There is no doubt whatsoever that three years after the initial onset of the pandemic, opinions on its impacts have been divisive in about every way it was possible to be. That’s regrettable: after the initial spirit of co-operation, it feels like a lot of opportunities to move humanity forward have been wasted. One of the more controversial topics has been the issue of working from home. If we can do it during a period when cramming people into office space is an immediate public health issue, is there a reason we can’t do it the rest of the time?
Of all the people whose opinion matters in this question, perhaps the most important is you, the worker. Employers can hardly dispute that a happy worker is a more productive worker, and if you’re happier working from home, and that is reflected in your work, is there any reason that they should be resistant to you doing your job this way? That’s a question we’re not going to address today, because it’s clear there are competing opinions and we can never do justice to them all. But for you, what are the priorities you need to take into account where remote working is concerned?
Getting rid of the commute
While some think pieces written during the pandemic suggested that people were missing out on the joys of the commute, this is a line of thinking that didn’t convince a lot of commuters. There may be some bright spots involved in traveling to work, but unless you’re thinking about the type of work that is covered at Digital Nomad World, the overall experience of commuting is at best a painful necessity. If you’re working from 9 to 5, it’s not uncommon to be out of the house from 7 to 7, particularly if you rely on public transport. That’s not exactly thrilling.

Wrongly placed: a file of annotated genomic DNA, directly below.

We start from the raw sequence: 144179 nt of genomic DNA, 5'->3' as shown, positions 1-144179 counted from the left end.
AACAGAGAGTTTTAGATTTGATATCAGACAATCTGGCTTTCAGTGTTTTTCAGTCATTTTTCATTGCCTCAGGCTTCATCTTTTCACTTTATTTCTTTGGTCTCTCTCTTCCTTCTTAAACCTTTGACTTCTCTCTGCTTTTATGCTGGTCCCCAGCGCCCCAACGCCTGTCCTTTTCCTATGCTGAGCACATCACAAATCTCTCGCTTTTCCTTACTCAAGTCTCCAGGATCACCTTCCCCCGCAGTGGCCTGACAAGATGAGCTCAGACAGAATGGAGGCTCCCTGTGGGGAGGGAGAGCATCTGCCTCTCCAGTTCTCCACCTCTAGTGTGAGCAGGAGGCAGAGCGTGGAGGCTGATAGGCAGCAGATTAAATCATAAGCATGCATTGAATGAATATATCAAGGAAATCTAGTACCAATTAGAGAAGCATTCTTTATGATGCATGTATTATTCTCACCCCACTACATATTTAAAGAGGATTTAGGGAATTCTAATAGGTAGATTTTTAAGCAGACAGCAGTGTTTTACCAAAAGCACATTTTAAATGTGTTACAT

Working from anywhere
It’s often referred to as “working from home”, but when you have the opportunity to work remotely, there is certainly an element of freedom that’s hard to beat. If you have the kind of job that suits remote working, it doesn’t have to be a case of setting up your laptop on the kitchen table and trying to shut out the sound of next door’s lawnmower. You can choose to go to a co-working space or a local cafe. If you’ve always wanted to try the digital nomad way of life, you can – in many cases – decide to take what was an office job and do it from rented accommodation in another country entirely. You can take it wherever you want.
Nothing is 100% good
It should also be said that while working remotely has its converts for the reasons above, and others, there are reasons why people don’t enjoy it – and that’s entirely legitimate. The loss of water cooler conversations with co-workers can be tough to adjust to. It can be harder to convince your boss that your new idea will save the company millions on a Zoom call, where your certainty and powers of persuasion can seem flattened. If you don’t want to work remotely long-term, that’s legitimate too. The office isn’t going anywhere right now, so embrace it and keep doing whatever makes you happiest.